that carry water because the size of the pipes — so to speak — influences whether or not
it gets filled with air bubbles in freeze thaw times times and then blocks flow and
creates major catastrophic dysfunction for the plant during winter. So you can either be an herb so you don’t
keep leaves, don’t keep above ground stems, you basically escape the winter above ground.
That’s one way of keeping your stems from freezing just build new ones next year. Secondly,
you can be an oak or a maple and drop your leaves but you still have the wood there that
has some water in it, so you still need to have some degree of cold tolerance in those
and having narrower pipes so to speak helps in that respect. We’re able to estimate whether or not when
plants as they first occupied cold climates whether or not they had already had those
traits that made them well adapted to the cold or did they evolve them after they arrived
in the cold. What we found that the main figures from the paper is that being deciduous plants
evolved after they arrived in the cold. They were evergreens like the live oak I mentioned.
When oaks moved further and further north after they got to the cold they evolved this
ability to lose their leaves to avoid being cold. Now you can’t take a live oak from
Georgia and plant it in Canada and expect it to survive. But Georgia freezes a little
bit so there are gradations in just how often it freezes and how badly it freezes so this
evolution happens when you’re at the margins of the cold. It’s not like a Georgia tree
jumping someway with a jay carrying the acorn thousands of miles into northern Canada where
it’s colder like it is today in Minnesota. But it’s that when you get slightly colder
places where you have more serious cold temperatures — then you have the opportunity to evolve
the deciduousness without being killed by weeks and weeks of minus 20-degree temperatures. Now when you look down the road that knows
what people will be doing in 50 to 100 years. It may be possible that in 50 to 100 years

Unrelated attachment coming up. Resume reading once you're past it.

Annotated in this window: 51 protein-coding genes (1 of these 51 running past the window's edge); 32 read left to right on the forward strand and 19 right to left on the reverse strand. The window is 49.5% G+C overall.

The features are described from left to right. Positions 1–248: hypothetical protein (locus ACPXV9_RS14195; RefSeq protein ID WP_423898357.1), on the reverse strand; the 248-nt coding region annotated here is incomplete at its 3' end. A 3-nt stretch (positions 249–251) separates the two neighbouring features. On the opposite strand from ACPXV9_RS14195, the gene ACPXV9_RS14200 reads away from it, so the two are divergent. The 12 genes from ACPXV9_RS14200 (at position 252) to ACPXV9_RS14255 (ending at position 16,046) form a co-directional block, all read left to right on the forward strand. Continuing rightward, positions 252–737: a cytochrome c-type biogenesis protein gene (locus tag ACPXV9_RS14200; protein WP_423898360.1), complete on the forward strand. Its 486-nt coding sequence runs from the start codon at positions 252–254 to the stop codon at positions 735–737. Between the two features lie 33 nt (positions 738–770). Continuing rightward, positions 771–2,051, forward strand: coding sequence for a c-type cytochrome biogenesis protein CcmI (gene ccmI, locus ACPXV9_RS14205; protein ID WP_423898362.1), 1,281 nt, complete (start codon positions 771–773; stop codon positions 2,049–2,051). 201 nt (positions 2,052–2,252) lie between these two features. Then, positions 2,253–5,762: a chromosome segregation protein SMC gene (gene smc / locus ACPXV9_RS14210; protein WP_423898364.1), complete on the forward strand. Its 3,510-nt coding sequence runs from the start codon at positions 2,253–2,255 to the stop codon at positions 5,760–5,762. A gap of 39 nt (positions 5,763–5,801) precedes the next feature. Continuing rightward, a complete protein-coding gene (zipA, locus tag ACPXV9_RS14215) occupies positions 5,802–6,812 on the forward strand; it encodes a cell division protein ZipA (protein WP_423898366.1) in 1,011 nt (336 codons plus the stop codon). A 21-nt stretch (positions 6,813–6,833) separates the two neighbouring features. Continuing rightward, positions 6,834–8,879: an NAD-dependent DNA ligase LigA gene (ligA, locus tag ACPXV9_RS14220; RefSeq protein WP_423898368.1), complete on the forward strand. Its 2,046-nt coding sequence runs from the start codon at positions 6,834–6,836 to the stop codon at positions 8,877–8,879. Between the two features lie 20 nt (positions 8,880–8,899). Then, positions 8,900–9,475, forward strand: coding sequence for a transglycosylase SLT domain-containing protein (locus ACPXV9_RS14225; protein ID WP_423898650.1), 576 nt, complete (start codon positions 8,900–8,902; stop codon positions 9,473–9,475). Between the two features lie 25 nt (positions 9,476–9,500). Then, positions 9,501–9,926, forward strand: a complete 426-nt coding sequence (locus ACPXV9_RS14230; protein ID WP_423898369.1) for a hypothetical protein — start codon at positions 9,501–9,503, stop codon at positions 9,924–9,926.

that you can actually breed cold tolerance in a different way than we do today into certain
plants to make them more cold hardy. We already do this and have for some time. There’s
programs with apples and grapes in Minnesota that in the past had challenges with our cold
temperatures. But by understanding the evolutionary pathways and advantages of different traits,
it might be possible to think about using that information at some future date to better
improve the kind vegetation we have here. Probably much more likely to be of use in
near term — in 10 to 20 years — this kind of info can help us with models of what’s
going to have with vegetation the earth as climate changes. It’s probably going to
get warmer rather than colder but also drier. These traits and the ability to deal with
cold temperatures aren’t free. Like everything it comes at a cost. So those plants might
become increasingly at a disadvantage as it gets a little warmer so if you don’t need
to adapt to the cold why make the expensive investments of in throw away leaves every
year for instance — that deciduous trees do — if you can have leaves that last for
several years. So trying to understand the nature of these traits, how they evolved and
how they are distributed among lineages of flowering plants may help us build better
models of what’s going to happen in the future as climate changes.